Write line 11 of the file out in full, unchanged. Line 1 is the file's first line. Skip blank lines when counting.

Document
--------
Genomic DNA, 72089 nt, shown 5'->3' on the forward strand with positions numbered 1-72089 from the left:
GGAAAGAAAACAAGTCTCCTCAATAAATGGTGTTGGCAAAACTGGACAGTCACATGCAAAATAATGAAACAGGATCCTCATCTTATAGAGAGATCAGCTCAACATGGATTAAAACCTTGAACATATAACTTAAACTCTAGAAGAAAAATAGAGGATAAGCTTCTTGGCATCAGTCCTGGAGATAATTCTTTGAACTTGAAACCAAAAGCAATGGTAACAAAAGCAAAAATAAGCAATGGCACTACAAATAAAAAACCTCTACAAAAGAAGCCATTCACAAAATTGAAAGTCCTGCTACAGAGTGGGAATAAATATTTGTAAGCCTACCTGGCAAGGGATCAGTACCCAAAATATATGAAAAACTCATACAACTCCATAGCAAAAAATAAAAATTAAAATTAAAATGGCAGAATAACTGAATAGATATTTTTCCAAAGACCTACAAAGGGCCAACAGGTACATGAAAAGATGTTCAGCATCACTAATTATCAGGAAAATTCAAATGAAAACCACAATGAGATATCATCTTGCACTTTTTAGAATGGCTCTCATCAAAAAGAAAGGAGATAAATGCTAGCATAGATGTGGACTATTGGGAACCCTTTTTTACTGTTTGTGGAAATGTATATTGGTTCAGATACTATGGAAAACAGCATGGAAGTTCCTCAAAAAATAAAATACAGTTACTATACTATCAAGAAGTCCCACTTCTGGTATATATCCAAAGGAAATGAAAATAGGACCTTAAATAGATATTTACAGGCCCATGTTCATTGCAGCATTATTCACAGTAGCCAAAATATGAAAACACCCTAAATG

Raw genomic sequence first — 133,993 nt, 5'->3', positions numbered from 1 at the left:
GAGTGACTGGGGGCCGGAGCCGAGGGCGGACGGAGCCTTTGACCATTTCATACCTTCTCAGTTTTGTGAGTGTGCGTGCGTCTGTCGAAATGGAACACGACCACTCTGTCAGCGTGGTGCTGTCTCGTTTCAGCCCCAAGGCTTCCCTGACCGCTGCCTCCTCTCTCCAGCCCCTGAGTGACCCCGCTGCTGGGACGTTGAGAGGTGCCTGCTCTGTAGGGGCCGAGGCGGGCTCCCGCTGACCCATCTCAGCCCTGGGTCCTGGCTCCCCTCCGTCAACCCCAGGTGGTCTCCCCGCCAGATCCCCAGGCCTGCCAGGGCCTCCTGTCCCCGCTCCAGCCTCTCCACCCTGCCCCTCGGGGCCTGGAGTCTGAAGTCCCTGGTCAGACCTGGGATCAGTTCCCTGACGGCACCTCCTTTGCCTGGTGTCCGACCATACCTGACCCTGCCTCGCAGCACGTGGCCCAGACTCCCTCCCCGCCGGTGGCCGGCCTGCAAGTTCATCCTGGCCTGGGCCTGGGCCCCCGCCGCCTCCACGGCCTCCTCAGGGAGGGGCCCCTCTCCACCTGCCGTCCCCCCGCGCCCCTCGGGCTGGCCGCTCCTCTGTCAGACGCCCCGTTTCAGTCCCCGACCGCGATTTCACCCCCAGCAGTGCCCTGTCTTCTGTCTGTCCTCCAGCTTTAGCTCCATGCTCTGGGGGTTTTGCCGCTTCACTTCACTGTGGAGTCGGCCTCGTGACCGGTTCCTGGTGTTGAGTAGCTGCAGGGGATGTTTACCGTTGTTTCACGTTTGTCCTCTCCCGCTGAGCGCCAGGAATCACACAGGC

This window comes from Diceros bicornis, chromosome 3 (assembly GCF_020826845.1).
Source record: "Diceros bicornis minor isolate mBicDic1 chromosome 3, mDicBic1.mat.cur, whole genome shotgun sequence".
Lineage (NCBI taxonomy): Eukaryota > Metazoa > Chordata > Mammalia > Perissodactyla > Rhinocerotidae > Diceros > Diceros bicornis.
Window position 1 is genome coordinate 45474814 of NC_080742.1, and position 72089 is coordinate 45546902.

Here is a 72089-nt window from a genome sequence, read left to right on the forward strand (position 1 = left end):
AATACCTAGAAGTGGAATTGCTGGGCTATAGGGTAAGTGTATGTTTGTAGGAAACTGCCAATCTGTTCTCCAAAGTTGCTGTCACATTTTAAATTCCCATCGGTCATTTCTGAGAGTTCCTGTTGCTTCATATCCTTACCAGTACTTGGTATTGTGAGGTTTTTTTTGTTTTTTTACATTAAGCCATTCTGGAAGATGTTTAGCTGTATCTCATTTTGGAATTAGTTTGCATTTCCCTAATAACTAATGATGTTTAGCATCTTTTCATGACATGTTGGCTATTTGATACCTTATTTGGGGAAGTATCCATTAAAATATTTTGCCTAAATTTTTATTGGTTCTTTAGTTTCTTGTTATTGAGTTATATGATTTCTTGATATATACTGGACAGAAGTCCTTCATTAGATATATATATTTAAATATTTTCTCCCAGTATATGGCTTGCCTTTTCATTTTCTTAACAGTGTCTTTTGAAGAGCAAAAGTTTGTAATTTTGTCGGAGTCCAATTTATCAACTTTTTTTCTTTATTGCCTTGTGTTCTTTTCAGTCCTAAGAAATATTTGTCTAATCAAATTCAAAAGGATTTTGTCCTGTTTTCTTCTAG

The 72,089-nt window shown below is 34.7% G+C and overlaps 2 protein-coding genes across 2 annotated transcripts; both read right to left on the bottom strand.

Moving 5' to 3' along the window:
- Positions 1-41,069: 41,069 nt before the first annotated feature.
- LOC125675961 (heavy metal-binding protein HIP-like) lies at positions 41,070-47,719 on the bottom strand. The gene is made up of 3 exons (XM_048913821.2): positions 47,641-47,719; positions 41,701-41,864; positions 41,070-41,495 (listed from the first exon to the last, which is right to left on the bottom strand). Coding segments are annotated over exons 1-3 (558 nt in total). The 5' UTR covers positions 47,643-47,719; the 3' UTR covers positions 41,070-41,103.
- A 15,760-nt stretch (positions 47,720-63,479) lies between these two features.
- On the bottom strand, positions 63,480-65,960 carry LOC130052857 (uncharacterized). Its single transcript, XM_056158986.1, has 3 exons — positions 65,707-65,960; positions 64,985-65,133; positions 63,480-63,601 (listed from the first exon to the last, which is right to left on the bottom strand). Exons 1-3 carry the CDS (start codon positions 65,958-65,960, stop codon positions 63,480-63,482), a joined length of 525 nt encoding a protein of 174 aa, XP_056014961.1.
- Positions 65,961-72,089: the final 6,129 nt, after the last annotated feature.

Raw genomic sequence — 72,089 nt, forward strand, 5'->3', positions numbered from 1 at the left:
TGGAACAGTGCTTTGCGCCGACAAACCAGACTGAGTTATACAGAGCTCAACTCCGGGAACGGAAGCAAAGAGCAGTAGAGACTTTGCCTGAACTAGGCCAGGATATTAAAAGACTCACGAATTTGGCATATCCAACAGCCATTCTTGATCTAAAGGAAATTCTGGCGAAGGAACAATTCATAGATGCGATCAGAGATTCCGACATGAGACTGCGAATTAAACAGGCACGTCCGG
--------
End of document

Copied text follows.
The 72,089-nt window shown below is 34.7% G+C and overlaps 2 protein-coding genes across 2 annotated transcripts; both read right to left on the bottom strand.